The Port Authority is starting a $1 billion project next year to give the George Washington Bridge a much-needed overhaul.
The eight-year project will replace each of the span’s 592 original suspender ropes and rehabilitate the 85-year-old bridge’s four main cables.
The bridge is the Port Authority’s largest net revenue producer, with its $10.50 E-ZPass, $15 cash and up to $126 truck tolls, and bridge manager Robert Durando said the agency’s priority during construction is to “protect the rush hour and local traffic” within Fort Lee. The work will probably require the closure of one lane after the morning rush hour and, if a second lane has to close, that will likely happen between 11 p.m. and 5 a.m., Durando said.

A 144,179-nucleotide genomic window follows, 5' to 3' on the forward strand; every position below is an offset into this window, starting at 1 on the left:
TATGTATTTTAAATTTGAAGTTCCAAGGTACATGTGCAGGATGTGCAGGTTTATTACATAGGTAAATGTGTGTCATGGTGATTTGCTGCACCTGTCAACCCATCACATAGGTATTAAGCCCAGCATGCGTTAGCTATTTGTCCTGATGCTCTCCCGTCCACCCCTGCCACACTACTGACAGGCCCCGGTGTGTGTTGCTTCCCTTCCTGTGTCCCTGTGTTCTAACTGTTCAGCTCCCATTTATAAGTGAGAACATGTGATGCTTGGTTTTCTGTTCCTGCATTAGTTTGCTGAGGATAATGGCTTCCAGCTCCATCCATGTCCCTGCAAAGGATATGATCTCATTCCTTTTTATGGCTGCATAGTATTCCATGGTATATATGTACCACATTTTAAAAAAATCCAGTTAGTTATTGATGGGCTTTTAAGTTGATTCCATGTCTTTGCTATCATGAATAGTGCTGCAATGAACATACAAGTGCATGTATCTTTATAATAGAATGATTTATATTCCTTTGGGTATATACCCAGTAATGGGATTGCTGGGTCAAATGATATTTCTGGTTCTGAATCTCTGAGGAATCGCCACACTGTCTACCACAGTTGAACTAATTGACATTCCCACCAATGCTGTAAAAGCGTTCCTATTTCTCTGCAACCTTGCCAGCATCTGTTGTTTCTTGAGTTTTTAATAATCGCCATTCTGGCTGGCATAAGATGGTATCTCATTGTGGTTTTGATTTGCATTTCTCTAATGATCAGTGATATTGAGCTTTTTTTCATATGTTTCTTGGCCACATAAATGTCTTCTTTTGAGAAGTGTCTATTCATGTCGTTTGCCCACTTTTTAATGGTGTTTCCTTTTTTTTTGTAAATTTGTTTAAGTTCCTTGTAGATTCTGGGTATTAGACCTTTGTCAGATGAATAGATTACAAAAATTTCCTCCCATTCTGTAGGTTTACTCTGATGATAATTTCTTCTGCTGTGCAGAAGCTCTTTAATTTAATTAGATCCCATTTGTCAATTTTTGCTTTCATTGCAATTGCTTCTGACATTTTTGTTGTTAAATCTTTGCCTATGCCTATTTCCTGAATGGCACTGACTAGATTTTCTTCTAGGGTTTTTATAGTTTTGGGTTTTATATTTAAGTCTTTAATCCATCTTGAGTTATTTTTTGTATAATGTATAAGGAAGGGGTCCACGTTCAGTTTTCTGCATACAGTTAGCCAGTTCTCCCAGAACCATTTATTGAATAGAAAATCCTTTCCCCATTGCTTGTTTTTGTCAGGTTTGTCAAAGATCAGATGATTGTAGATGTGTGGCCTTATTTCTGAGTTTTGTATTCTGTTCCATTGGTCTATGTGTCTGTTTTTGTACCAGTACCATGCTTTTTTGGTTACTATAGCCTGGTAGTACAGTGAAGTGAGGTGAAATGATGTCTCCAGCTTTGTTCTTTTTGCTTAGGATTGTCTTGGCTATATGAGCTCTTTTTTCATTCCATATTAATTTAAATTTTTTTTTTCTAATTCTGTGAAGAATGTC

“Based on other work we’ve done eastbound and westbound, I feel pretty confident we will be minimally invasive with regard to the negative impact we have on traffic,” Durando said.
The suspender replacement is the centerpiece of the agency’s 10-year plan to “Restore the George,” and the project includes replacing access ramps and approaches to the bridge, which could require additional road closures.
The agency also plans to build an 11-foot-tall fence and replace the span’s necklace lighting with programmable LED lights.